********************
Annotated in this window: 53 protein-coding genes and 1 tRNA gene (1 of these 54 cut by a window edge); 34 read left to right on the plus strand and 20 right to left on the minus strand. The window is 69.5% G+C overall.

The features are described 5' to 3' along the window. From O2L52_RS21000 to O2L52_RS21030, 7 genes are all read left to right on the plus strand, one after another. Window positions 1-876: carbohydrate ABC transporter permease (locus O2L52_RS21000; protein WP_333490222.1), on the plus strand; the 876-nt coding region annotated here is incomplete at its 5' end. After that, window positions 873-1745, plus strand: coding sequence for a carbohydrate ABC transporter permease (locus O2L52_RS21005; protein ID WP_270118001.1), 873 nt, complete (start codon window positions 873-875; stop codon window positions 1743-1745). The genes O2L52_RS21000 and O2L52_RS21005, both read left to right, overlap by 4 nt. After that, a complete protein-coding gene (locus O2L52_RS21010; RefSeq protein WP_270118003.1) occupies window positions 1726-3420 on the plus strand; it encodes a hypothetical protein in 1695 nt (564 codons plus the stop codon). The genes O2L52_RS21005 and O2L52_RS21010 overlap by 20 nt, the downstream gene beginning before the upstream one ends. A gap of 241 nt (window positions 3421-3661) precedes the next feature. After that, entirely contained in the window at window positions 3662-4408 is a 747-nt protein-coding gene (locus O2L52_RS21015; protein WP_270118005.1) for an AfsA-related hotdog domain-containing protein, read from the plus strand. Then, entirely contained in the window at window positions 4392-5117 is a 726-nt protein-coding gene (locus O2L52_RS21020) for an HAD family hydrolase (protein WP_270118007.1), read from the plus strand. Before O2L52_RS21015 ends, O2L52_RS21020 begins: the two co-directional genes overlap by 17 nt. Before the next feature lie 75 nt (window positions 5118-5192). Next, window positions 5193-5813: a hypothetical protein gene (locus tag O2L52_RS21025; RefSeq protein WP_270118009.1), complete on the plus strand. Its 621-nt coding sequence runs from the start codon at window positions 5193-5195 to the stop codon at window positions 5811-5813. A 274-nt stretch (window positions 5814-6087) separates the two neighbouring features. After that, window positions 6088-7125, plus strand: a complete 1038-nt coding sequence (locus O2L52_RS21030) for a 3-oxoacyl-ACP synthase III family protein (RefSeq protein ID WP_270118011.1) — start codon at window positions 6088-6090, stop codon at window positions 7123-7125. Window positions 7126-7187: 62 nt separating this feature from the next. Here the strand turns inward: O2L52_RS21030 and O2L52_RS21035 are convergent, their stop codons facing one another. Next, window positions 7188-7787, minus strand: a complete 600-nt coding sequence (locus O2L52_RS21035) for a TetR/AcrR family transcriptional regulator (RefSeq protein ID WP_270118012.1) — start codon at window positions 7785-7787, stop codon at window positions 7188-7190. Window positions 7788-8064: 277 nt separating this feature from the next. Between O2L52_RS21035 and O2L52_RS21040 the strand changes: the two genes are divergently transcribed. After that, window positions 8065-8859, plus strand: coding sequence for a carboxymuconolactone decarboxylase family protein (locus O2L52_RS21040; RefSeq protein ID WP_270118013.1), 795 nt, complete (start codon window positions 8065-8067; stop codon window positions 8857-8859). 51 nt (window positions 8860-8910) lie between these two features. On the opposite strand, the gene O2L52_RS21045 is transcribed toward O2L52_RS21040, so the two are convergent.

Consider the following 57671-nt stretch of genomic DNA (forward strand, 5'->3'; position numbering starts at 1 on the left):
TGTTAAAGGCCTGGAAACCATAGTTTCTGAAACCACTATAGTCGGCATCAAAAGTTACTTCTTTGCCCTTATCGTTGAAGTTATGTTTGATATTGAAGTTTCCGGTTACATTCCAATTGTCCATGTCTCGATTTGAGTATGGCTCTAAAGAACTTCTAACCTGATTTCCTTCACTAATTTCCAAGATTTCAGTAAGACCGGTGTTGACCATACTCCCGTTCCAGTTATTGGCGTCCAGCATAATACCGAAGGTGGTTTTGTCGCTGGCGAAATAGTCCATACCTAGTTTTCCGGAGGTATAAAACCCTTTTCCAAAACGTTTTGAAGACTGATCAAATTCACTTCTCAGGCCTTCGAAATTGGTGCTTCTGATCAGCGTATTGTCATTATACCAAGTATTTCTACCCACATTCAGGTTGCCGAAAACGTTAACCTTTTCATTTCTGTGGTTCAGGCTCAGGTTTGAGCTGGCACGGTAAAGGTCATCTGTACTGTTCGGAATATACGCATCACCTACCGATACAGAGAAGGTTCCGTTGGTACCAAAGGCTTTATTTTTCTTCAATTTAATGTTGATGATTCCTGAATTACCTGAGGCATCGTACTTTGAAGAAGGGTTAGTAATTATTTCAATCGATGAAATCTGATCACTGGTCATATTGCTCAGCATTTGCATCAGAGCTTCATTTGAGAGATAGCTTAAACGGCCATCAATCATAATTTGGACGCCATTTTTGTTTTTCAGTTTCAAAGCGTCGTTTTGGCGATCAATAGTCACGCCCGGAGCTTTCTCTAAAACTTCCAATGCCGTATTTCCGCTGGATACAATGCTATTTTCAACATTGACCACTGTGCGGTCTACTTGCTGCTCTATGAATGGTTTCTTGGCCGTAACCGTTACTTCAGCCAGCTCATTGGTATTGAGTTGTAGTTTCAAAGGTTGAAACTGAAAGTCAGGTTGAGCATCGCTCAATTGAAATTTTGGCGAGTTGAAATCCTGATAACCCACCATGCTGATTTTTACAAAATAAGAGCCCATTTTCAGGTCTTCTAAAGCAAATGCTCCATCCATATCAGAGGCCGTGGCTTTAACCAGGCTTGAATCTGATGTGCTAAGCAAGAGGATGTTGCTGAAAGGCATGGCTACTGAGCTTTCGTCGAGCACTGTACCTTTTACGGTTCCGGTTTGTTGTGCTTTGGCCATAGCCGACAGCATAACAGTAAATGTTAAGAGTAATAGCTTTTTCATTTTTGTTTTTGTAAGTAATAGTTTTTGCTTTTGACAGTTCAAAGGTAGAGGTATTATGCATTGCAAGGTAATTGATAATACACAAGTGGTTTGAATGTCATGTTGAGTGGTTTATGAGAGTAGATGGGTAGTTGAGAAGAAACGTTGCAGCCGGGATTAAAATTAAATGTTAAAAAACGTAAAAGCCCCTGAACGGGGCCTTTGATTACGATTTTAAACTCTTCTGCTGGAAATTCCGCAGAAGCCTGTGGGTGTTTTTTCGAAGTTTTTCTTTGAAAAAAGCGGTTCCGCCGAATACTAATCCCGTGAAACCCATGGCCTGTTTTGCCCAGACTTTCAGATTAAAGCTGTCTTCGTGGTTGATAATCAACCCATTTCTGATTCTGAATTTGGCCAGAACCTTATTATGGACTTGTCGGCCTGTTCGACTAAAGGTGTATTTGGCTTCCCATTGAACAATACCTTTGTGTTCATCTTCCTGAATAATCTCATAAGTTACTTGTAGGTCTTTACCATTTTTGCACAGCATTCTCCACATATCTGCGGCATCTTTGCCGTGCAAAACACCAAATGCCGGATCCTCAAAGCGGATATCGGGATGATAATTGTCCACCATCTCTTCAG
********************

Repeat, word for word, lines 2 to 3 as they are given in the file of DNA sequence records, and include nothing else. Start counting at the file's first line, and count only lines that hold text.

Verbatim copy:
The features are described 5' to 3' along the window. From O2L52_RS21000 to O2L52_RS21030, 7 genes are all read left to right on the plus strand, one after another. Window positions 1-876: carbohydrate ABC transporter permease (locus O2L52_RS21000; protein WP_333490222.1), on the plus strand; the 876-nt coding region annotated here is incomplete at its 5' end. After that, window positions 873-1745, plus strand: coding sequence for a carbohydrate ABC transporter permease (locus O2L52_RS21005; protein ID WP_270118001.1), 873 nt, complete (start codon window positions 873-875; stop codon window positions 1743-1745). The genes O2L52_RS21000 and O2L52_RS21005, both read left to right, overlap by 4 nt. After that, a complete protein-coding gene (locus O2L52_RS21010; RefSeq protein WP_270118003.1) occupies window positions 1726-3420 on the plus strand; it encodes a hypothetical protein in 1695 nt (564 codons plus the stop codon). The genes O2L52_RS21005 and O2L52_RS21010 overlap by 20 nt, the downstream gene beginning before the upstream one ends. A gap of 241 nt (window positions 3421-3661) precedes the next feature. After that, entirely contained in the window at window positions 3662-4408 is a 747-nt protein-coding gene (locus O2L52_RS21015; protein WP_270118005.1) for an AfsA-related hotdog domain-containing protein, read from the plus strand. Then, entirely contained in the window at window positions 4392-5117 is a 726-nt protein-coding gene (locus O2L52_RS21020) for an HAD family hydrolase (protein WP_270118007.1), read from the plus strand. Before O2L52_RS21015 ends, O2L52_RS21020 begins: the two co-directional genes overlap by 17 nt. Before the next feature lie 75 nt (window positions 5118-5192). Next, window positions 5193-5813: a hypothetical protein gene (locus tag O2L52_RS21025; RefSeq protein WP_270118009.1), complete on the plus strand. Its 621-nt coding sequence runs from the start codon at window positions 5193-5195 to the stop codon at window positions 5811-5813. A 274-nt stretch (window positions 5814-6087) separates the two neighbouring features. After that, window positions 6088-7125, plus strand: a complete 1038-nt coding sequence (locus O2L52_RS21030) for a 3-oxoacyl-ACP synthase III family protein (RefSeq protein ID WP_270118011.1) — start codon at window positions 6088-6090, stop codon at window positions 7123-7125. Window positions 7126-7187: 62 nt separating this feature from the next. Here the strand turns inward: O2L52_RS21030 and O2L52_RS21035 are convergent, their stop codons facing one another. Next, window positions 7188-7787, minus strand: a complete 600-nt coding sequence (locus O2L52_RS21035) for a TetR/AcrR family transcriptional regulator (RefSeq protein ID WP_270118012.1) — start codon at window positions 7785-7787, stop codon at window positions 7188-7190. Window positions 7788-8064: 277 nt separating this feature from the next. Between O2L52_RS21035 and O2L52_RS21040 the strand changes: the two genes are divergently transcribed. After that, window positions 8065-8859, plus strand: coding sequence for a carboxymuconolactone decarboxylase family protein (locus O2L52_RS21040; RefSeq protein ID WP_270118013.1), 795 nt, complete (start codon window positions 8065-8067; stop codon window positions 8857-8859). 51 nt (window positions 8860-8910) lie between these two features. On the opposite strand, the gene O2L52_RS21045 is transcribed toward O2L52_RS21040, so the two are convergent.

Consider the following 57671-nt stretch of genomic DNA (forward strand, 5'->3'; position numbering starts at 1 on the left):